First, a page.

After a massive earthquake hit Haiti, one of the world's poorest nations, Ralph Delouis '06 put his skills and expertise to work on a long-term plan to stimulate the country's economy. A year later, he is being honored for his efforts.
Delouis, an associate at McCarter & English law firm, is a recipient of the National Law Journal's 2010 Pro Bono Awards. Delouis and firm partner, R. Andrew Richards, are developing a microfinance initiative that will help predominantly low-income Haitian farmers obtain loans that will increase their yield and transform their commodity crops -- including mangoes, coffee and coca -- to higher value end products.
Delouis attributes much of his success to his Connecticut College education.
"My experience at Connecticut College was instrumental in shaping how I view and approach life," Delouis said. "With its emphasis on personal excellence, community service and global citizenship, Conn afforded me multifaceted skills that I put into practice every day. My pro bono work is a reflection of those values."
As a senior, Delouis was honored with a community service award from the Connecticut Department of Higher Education for his mentoring work in the New London schools. Delouis and Robinson Rojas '06 were recognized for organizing and implementing the My Brother mentor program, which continues to be a popular campus program.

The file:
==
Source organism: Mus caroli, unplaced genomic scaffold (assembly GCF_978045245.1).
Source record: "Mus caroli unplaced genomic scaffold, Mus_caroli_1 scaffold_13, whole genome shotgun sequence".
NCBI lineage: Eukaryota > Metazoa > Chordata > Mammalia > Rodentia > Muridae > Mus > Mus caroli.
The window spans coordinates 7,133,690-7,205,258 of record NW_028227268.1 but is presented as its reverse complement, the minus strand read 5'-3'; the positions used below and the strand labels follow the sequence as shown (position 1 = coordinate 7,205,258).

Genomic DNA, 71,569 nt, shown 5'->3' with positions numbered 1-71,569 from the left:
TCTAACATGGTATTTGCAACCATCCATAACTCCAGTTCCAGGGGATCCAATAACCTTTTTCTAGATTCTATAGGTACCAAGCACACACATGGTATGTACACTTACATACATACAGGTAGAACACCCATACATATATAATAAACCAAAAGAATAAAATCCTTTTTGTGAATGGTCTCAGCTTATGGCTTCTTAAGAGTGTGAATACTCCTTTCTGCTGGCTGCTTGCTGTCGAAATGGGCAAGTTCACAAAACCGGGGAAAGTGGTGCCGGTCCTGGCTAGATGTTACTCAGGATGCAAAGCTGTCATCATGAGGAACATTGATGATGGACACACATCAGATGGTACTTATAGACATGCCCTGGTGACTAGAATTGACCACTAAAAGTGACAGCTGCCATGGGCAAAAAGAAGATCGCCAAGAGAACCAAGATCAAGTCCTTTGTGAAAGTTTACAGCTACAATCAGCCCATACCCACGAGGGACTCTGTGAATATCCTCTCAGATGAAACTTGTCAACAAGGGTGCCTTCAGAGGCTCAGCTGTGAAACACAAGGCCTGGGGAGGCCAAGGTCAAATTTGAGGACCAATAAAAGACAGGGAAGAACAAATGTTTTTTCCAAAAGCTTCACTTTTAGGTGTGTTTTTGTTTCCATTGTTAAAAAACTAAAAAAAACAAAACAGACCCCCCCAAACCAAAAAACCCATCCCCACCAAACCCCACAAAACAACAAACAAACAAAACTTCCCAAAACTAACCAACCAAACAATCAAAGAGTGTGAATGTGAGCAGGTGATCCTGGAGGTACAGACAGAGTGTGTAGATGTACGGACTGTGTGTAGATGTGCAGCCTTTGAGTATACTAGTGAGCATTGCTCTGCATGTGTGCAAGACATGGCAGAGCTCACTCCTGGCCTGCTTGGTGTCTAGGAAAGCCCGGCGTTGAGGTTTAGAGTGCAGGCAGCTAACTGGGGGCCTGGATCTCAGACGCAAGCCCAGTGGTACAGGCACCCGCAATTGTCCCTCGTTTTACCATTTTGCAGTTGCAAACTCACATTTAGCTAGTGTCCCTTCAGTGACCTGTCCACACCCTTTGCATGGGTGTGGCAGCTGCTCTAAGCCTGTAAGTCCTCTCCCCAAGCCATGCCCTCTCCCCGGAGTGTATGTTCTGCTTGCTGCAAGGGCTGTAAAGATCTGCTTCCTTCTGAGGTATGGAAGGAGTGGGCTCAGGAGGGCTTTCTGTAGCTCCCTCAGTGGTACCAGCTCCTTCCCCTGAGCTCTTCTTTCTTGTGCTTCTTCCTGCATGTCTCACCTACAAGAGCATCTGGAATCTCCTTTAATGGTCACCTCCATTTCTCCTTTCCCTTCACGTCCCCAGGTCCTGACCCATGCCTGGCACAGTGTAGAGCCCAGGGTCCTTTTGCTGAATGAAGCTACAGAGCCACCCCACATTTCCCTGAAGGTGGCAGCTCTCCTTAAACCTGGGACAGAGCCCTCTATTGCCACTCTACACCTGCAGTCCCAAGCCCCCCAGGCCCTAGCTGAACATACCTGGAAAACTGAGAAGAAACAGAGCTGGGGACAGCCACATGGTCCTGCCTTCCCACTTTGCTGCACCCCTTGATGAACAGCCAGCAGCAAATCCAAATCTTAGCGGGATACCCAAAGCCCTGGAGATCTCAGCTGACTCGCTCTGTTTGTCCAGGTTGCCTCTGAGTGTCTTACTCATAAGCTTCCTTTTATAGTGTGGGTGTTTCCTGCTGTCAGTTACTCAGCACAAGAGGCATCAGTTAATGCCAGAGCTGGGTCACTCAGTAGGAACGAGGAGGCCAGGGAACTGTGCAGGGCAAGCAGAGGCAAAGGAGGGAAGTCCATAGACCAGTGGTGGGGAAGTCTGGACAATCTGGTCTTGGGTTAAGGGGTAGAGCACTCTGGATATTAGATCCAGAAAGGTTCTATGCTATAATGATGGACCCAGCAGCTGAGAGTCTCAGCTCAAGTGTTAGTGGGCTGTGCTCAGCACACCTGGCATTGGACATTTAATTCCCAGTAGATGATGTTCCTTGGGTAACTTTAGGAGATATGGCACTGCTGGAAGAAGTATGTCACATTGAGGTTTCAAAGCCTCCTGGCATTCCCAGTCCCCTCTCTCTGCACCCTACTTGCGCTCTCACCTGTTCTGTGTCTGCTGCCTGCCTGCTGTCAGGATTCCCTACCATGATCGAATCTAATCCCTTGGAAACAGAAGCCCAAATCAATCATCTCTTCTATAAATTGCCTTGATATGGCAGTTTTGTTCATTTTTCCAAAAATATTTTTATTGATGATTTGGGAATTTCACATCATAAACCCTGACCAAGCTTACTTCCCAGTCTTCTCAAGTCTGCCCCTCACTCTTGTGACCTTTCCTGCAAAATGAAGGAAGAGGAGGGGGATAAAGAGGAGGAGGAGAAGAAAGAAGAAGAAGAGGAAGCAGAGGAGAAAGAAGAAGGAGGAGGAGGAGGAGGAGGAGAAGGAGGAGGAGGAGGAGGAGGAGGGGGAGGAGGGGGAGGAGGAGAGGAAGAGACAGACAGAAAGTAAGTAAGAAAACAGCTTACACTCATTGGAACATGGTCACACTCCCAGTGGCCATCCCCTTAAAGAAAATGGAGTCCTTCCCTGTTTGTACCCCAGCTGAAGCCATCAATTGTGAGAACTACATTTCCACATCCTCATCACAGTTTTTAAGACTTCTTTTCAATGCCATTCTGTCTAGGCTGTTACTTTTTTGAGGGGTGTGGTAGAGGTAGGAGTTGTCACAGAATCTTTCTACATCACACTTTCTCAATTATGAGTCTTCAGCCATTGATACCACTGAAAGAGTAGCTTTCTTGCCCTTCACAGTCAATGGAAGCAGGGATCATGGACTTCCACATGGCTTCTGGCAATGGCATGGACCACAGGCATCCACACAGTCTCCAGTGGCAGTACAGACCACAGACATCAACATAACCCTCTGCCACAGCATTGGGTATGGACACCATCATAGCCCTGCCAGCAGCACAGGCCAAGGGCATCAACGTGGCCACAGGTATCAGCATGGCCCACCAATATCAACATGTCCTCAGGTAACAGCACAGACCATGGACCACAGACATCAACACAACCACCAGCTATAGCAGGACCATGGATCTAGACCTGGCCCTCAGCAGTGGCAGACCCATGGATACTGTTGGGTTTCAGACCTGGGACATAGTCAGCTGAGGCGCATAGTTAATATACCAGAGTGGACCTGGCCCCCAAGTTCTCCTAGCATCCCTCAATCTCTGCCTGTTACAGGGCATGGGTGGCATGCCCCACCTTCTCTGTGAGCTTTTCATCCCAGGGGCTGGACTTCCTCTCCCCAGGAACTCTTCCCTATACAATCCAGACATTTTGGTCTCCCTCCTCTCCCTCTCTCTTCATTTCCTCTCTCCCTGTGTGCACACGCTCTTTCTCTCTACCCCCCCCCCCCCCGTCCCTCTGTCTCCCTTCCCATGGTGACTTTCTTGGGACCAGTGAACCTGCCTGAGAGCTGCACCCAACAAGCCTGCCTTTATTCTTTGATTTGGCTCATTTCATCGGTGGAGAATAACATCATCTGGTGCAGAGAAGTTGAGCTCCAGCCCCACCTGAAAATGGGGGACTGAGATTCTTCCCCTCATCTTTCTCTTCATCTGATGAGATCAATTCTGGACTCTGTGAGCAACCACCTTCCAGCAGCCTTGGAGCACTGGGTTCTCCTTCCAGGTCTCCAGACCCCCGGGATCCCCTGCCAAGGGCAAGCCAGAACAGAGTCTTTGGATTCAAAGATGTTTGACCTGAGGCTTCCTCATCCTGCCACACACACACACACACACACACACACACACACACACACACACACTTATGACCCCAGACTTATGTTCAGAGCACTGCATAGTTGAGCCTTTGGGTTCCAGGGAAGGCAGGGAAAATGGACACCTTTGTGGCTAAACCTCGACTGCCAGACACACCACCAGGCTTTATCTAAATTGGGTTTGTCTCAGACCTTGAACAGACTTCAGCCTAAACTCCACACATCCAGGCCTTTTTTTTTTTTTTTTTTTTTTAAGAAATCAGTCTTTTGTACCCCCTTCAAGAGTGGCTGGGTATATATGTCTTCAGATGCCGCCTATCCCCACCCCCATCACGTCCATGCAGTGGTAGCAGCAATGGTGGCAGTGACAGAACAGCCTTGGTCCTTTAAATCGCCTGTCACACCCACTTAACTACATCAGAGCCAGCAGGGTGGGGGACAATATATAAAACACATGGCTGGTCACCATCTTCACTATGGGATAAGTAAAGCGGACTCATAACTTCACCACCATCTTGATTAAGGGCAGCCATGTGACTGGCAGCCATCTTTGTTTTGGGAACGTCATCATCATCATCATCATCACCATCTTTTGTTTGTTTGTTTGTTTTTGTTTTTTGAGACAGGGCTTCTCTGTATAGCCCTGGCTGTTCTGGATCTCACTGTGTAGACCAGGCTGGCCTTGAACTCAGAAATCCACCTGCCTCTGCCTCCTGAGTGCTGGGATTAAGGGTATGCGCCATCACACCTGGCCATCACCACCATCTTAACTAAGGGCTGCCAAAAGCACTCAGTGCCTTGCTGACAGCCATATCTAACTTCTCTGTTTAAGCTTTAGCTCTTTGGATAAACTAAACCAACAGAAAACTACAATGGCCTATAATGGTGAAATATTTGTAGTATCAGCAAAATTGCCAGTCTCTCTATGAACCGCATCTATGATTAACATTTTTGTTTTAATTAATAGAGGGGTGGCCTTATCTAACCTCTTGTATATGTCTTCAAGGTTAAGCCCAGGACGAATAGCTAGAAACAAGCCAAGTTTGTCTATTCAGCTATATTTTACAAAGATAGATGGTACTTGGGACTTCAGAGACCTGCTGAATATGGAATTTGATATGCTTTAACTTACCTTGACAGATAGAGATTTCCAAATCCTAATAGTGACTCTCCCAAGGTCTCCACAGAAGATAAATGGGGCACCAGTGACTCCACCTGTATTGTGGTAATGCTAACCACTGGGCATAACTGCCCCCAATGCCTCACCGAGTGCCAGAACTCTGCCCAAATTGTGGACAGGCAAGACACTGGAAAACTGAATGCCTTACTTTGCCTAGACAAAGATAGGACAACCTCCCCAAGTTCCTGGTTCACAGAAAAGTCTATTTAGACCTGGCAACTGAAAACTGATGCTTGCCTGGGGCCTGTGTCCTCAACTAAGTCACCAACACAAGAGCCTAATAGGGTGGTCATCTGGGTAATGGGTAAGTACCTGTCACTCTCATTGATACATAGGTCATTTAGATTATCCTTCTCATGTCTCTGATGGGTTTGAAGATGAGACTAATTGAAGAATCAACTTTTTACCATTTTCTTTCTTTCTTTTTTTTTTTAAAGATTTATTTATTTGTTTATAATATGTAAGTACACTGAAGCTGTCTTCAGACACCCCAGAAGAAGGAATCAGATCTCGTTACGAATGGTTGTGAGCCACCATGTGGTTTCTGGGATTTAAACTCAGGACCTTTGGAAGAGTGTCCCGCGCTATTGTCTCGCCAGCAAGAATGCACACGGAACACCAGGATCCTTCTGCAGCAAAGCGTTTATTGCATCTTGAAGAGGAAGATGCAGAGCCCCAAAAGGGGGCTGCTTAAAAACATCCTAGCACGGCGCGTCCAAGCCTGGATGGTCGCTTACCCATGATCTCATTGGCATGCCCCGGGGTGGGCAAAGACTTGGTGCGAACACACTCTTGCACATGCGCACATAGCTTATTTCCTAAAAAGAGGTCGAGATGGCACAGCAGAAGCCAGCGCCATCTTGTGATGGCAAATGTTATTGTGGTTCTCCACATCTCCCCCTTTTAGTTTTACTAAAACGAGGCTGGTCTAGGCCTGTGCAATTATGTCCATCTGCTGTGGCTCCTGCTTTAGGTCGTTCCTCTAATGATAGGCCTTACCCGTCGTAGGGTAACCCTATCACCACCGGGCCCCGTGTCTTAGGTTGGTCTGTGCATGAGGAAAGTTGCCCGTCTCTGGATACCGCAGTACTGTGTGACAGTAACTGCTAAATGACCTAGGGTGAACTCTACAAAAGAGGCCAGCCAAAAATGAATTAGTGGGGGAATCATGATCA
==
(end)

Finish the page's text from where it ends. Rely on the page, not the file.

For Delouis, the mission is also a personal one. "As the son of Haitian immigrants who lost close relatives in the earthquake, it was very important for me to give back to a country and a people so close to my heart. We are confident that the project will have a long-term impact, especially given the growing emphasis on decentralization in Haiti," he said.
Delouis and Richards were recruited for the case by the International Senior Lawyers Project (ISLP), a New York-based group which provides pro bono assistance to governments and non-profit organizations in the developing world.
Delouis was also recognized by ISLP in October for the assistance he provided to public defenders in the Haitian provinces, which lacked access to such basic legal resources as their constitution and criminal codes.
Currently, Delouis is working with Lutheran Social Services of New York to help Haitian immigrants who arrived after the earthquake apply for deferred action status, which allows applicants to remain in the United States for a temporary authorized period of time.